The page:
Though some of us are able to work through our pain relatively quickly, for others, the process can be long-suffering. On this national day of remembrance, we’ve compiled a few resources for those who were affected by September 11th.
Formed within days after the attacks, Tuesday’s Children is not only one of the first organizations of its type, it’s also among the most comprehensive. With services ranging from crisis counseling and life management skills to college and career prep for teens, Tuesday’s Children has something to offer everyone directly impacted by 9/11.
Located just footsteps from where the Twin Towers once stood, the National September 11 Memorial & Museum offers an emotional and immersive experience. The Memorial, which is open daily to the public free of charge, features the names of every person who died in both the 2001 and 1993 attacks. With its multimedia displays, first-person accounts, and artifacts (both personal and monumental), the Museum strives to preserve the event’s history and examine its continued significance.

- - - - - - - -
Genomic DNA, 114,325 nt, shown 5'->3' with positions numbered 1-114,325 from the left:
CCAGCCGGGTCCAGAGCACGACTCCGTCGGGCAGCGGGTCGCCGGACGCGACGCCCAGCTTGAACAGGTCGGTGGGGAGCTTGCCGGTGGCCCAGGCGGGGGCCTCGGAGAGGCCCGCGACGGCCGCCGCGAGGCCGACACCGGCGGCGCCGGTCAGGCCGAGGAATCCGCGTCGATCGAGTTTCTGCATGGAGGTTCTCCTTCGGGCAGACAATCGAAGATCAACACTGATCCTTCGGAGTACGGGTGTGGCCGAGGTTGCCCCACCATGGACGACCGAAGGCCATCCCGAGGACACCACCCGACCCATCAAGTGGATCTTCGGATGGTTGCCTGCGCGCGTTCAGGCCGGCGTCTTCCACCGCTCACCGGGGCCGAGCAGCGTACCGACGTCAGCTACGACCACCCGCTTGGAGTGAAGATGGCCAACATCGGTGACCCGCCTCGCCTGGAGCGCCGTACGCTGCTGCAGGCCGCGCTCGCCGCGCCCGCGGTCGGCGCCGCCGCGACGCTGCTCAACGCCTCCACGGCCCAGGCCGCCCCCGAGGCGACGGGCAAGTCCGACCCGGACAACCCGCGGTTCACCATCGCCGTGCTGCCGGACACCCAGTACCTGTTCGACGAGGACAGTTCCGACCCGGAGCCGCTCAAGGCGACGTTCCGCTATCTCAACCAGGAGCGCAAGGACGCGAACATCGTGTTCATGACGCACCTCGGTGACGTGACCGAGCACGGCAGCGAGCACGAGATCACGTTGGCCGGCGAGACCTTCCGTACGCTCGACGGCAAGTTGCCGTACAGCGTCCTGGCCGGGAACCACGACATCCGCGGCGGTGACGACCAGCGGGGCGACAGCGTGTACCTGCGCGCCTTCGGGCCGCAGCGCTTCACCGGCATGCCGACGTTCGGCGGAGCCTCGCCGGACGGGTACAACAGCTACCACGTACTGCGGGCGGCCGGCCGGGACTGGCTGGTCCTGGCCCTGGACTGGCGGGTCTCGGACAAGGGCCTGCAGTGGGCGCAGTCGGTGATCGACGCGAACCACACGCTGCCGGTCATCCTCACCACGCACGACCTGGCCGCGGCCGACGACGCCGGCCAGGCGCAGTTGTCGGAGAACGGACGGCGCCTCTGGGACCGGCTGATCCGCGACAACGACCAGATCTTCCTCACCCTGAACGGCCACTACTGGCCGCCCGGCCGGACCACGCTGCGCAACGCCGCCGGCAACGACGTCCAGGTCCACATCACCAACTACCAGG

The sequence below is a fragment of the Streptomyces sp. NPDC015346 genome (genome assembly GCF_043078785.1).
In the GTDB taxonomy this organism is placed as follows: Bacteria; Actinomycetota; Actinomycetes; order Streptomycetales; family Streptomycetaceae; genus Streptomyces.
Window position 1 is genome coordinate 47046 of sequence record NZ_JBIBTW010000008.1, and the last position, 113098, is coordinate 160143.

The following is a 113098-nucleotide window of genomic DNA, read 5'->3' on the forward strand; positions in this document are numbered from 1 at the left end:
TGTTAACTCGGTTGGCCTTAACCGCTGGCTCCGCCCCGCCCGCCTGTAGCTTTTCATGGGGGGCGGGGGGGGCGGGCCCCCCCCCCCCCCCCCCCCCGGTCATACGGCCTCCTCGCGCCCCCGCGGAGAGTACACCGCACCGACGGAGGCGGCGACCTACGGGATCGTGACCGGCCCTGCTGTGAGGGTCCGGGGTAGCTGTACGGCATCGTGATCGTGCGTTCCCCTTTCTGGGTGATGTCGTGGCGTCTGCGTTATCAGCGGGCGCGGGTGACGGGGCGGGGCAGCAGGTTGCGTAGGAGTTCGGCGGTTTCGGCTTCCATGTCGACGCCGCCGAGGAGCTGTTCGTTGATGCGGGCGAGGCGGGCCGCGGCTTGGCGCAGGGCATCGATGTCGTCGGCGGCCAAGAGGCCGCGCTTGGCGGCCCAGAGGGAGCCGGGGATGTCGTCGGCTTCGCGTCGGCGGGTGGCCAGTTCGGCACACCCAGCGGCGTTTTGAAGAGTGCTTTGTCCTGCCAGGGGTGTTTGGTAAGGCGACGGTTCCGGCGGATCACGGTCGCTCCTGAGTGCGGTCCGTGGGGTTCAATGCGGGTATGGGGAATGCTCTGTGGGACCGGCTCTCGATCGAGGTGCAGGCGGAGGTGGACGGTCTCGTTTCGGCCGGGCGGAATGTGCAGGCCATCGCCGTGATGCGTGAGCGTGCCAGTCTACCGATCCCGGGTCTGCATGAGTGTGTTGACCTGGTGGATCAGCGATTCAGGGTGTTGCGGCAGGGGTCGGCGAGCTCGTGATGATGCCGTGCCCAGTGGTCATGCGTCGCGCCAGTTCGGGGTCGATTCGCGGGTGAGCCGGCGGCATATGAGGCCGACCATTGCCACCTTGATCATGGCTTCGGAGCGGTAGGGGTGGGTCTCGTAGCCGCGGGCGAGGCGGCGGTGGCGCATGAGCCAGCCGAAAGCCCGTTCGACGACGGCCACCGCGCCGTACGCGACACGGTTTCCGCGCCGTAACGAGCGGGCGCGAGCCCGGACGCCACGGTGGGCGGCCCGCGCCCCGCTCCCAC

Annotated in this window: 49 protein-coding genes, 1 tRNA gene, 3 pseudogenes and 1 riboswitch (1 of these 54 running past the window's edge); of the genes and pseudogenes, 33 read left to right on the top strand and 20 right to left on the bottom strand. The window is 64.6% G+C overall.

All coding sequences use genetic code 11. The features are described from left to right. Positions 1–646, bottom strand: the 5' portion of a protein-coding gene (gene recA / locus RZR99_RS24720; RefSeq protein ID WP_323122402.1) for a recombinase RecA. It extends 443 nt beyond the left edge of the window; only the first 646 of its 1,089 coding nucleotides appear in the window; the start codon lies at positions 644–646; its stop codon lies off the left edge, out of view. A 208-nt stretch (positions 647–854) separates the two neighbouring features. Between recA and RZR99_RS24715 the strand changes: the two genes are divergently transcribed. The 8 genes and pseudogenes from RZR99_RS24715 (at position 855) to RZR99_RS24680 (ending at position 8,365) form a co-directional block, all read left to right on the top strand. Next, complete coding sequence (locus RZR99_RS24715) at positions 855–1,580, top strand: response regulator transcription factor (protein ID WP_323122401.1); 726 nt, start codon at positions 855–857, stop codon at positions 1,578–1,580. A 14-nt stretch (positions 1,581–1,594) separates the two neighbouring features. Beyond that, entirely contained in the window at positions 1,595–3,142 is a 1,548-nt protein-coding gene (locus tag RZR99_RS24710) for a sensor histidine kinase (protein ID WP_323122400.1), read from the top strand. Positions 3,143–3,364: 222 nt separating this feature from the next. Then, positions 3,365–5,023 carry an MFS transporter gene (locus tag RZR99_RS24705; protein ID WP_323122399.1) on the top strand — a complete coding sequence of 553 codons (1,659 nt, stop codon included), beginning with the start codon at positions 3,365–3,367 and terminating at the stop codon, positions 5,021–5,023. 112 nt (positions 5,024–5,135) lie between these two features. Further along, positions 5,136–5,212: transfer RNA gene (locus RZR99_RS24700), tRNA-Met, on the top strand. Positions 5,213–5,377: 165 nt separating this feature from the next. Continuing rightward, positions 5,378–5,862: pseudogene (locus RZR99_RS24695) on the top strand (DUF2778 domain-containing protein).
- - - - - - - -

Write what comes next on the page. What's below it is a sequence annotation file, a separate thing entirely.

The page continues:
When the families of 9/11 victims needed help figuring out how to file death certificates, navigate social service agencies, and obtain assistance from charities, Voices of September 11th formed to fill the void. Today, the organization continues to lend support via in-person support groups, anxiety and depression screenings, and speaker series.
A project of the September 11 Families Association, the 9/11 Tribute Center opened in 2006, inspired in part by the widows and families of the New York Fire Department. Its abundance of artifacts and oral histories -- including weekly “We Were There” presentations by Tribute Center guides -- make for an emotionally compelling way to reflect and relate.